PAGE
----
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Radio Communication - Randy’s Electrical Corner

Posted in How To: Electrical on January 19, 2015
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Let me tell you a little something about when I was a kid. When I found out about being able to talk to Earl over in the other bed with a soup can and a string, I was so happy. Normally, daddy would come in and yell at us for staying up too late. We could hide under the covers and talk, and daddy would never hear us. If you’ve ever tried the soup cans, you know they don’t work too well. They don’t work around corners, and heck, you even have to keep the covers off of them. Even then, it is kind of hard to hear what the other person is saying.

So when our parents bought us our first walkie-talkies (you know the black ones with the orange buttons?), we were so happy. Yeah, that’s right: I’m old enough that my first walkie-talkie wasn’t some beanie-thingy-themed dumb-looking thing. Looking back, I know they only had one channel and almost no power, but they did survive us two kids. We played secret agent man, spied on our neighbors, like Jethro, the fat guy in the kiddie pool, and Bethany, the woman who never took the rollers out of her hair. We had a lot of fun with those little walkie talkies.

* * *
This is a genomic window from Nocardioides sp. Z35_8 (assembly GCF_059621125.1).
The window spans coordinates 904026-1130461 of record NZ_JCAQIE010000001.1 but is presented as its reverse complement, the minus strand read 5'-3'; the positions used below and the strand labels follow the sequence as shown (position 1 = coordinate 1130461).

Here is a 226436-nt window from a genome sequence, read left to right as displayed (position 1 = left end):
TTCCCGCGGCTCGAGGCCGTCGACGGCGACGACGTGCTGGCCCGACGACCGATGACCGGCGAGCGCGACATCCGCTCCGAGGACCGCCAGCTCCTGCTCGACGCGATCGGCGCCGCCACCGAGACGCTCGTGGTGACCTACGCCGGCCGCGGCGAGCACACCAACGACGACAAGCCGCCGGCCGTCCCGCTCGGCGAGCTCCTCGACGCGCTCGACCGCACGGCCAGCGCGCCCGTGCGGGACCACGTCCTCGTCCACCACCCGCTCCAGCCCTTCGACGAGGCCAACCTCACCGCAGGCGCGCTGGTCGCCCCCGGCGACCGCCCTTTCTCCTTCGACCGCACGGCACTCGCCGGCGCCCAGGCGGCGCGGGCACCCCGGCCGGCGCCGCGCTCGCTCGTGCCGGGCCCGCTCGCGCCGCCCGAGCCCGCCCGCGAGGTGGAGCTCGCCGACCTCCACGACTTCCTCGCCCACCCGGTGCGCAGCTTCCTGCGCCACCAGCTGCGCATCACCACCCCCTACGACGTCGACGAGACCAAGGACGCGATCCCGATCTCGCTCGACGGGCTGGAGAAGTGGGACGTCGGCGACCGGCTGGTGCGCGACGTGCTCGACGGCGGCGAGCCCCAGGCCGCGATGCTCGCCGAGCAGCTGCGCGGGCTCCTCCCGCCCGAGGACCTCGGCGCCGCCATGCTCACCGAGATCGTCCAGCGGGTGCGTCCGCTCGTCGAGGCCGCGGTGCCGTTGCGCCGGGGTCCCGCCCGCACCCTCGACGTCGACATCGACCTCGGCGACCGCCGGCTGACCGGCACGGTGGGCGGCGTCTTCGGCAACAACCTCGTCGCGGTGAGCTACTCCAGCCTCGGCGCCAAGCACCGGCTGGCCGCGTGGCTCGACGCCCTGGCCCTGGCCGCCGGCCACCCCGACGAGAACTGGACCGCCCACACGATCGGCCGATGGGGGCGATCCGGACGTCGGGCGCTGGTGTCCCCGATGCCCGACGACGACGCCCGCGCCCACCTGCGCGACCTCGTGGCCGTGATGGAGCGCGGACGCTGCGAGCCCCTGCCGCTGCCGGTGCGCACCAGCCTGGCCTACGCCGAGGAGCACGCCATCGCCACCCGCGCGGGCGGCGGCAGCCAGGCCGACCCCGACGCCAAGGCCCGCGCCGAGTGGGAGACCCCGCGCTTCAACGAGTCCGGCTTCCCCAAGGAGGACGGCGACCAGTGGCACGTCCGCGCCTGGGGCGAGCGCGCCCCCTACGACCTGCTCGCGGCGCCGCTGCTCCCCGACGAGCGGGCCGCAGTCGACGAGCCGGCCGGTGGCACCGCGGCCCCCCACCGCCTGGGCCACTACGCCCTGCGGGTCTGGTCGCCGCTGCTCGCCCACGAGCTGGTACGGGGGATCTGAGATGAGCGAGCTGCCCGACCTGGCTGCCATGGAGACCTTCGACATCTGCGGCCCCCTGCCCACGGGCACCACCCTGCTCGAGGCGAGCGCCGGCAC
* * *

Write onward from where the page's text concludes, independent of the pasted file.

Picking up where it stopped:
Then the Smokey and the Bandit movies showed me CBs, and I was shocked. Wait, a big walkie talkie you could put in a car and talk to someone you couldn’t even see? I felt like someone had been hiding something from me. Why were we playing with these silly little black things when those big boxes existed? So I started hounding my dad about it. After about a week, he took me out to the shed.

He then showed me (no, not a thing or two) an old 27-channel Cobra dial-select CB that was just sitting on the shelf covered in brown dust. I brought it inside, cleaned it up, and spent the next week bugging him to put it in the truck. I think Earl might have been chasing girls.

Anyway, fast-forward however many years, and now I’m hanging out with you Jeep guys. It was hard for me to believe at first, but I see now how CBs could be better, and Race Radios and HAMs can get expensive. Plus, what if you actually leave the Jeep?

So, when I found out about Motorola’s handheld MU350 that claims a range of up to 35 miles and was only $149.99 for the pair, I had to know more. I mean, most good Jeep-mounted CBs are that much and aren’t even a little water resistant, not to mention can’t touch that range. So, I got a pair with a couple of accessories to test them out, like only Randy can. Do they replace CBs? Eh, I don’t know. Are they better than CBs? Oh, yeah.